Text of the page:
By Richard Cardiff, Asia and Japan regional specialist at JP Morgan Fleming Asset Management The...
By Richard Cardiff, Asia and Japan regional specialist at JP Morgan Fleming Asset Management
The emerging market asset class is often seen by investors as a leveraged play on the global economy.
The strong weighting of cyclical companies within emerging stock markets, whether manufacturing or raw materials, makes the asset class sensitive to changes in global demand.
With many analysts now predicting an upturn in US and global growth from mid-2002, is now the time to be looking for an increased exposure in emerging markets?
In the first place, emerging markets tend to outperform as developed economies move out of recession.
Asia is also now at the heart of global manufacturing, making its stock markets particularly sensitive to any upturn in demand from the developed world.
China and Taiwan both joined the World Trade Organisation in November and their share of global trade is likely to continue to rise steadily as outsourcing from the developed world continues.
The strong rally in Asian stock markets during the fourth quarter of 2001 was in anticipation of a recovery in global demand for manufactured goods, particularly information technology products.
It was fuelled by liquidity, as central banks around the world reduced interest rates. Now some analysts suspect that the region's stock markets may have moved too far too fast. Particularly as a sharp US economic recovery is by no means certain.
After all, the MSCI Pacific ex-Japan region rose 21% in sterling terms in the final quarter of 2001. This, compared to a 10% rise in the MSCI World index and a 7% gain for the UK's FTSE index, both in sterling terms.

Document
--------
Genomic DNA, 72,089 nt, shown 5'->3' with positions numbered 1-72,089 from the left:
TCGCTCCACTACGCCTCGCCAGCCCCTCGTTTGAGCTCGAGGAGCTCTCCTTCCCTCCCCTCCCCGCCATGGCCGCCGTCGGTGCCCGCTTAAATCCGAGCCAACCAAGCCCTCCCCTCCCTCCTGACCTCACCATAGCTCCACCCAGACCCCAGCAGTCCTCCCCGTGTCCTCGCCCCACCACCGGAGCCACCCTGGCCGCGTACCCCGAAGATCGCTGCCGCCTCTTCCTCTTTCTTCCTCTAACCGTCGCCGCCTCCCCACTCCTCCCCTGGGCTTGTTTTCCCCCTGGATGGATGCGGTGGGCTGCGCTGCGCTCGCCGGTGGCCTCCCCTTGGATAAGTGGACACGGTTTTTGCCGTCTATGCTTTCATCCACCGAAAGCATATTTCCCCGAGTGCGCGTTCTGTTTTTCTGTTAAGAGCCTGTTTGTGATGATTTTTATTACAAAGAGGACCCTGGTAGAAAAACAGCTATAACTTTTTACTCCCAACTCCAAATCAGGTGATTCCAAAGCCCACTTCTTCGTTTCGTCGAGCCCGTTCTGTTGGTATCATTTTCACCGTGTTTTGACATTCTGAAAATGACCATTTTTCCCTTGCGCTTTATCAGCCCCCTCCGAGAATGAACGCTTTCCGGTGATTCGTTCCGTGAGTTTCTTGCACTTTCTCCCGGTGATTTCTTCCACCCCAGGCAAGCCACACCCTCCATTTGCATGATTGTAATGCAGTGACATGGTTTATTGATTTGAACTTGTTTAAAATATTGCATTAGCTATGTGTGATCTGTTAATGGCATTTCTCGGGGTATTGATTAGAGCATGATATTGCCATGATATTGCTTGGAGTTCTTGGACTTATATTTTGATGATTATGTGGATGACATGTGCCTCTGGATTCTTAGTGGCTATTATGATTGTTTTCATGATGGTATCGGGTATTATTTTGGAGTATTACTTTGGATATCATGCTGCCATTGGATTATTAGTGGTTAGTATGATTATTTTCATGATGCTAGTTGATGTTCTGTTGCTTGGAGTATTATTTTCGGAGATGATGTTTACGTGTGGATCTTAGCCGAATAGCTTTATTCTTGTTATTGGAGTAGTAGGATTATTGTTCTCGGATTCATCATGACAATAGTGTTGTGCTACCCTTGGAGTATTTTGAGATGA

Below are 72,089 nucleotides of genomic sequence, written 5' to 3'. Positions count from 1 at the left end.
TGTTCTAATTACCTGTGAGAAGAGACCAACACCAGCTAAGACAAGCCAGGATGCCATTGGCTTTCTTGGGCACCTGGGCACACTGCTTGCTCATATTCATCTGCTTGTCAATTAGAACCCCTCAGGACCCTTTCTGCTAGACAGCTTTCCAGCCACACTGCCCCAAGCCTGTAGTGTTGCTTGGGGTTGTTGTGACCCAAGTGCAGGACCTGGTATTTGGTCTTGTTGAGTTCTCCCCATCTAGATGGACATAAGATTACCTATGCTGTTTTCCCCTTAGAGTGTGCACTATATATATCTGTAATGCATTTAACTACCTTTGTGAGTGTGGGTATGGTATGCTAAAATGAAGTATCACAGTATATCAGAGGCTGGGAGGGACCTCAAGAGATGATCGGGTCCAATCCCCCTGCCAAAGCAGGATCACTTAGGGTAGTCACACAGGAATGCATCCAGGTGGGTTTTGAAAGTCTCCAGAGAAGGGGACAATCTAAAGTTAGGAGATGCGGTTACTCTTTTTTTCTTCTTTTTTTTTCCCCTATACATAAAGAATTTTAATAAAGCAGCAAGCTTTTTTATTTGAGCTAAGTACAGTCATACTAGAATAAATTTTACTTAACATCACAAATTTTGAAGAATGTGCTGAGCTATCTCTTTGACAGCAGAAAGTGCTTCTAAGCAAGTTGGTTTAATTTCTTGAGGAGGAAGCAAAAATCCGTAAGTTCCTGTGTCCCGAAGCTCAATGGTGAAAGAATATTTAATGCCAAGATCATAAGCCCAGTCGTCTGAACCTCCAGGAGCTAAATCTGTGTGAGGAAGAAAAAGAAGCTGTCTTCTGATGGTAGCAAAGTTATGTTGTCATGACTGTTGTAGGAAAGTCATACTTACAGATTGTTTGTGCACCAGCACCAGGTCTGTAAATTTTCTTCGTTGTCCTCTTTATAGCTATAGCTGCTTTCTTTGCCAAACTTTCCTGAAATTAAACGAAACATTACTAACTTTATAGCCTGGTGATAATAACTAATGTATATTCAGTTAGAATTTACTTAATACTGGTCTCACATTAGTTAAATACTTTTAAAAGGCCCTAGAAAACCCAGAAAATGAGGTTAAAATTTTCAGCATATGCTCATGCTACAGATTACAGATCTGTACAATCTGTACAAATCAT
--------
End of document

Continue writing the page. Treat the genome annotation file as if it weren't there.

There continues to be the risk of a prolonged U-shaped downturn in America, as the high level of corporate and household debt leaves little room for further borrowing to pay for increased consumption and investment.
There is also the risk of a 'double dip' in which an upturn in investment spending in the US, which is positive for Asia, coincides with a downturn in consumer demand, and fears of unemployment lead to a rebuilding of domestic savings, abruptly halting US investment spending.
But valuations are attractive in Asia, even after the recent rally. Hong Kong is on a trailing P/E of 15 times earnings, South Korea is on 13 times, and Singapore is on 16 times (all local market indicies).
These compare with 32 for the S&P 500 index in the US, and 20 for our own FTSE.
Our view is that the economic cycle in the US is bottoming out and that a shallow recovery will follow.
Investors should be starting to look at the Asia region and other emerging stock market regions, where valuations remain attractive despite the strong fourth-quarter 2001 rally.
But beware of the possible risks of the US recovery being de-railed and the negative impact that that would have on the growth sensitive Asian markets.
Emerging markets outperform.
US economy looks to be bottoming out.
Asia now at heart of global manufacturing.
Risk of double dip in the US.
Negative impact of potential US downtirn.
Market has already rallied strongly.
£300bn of liabilities
View from the front row
Transfer from occupational scheme
Appointed by FCA and PSR boards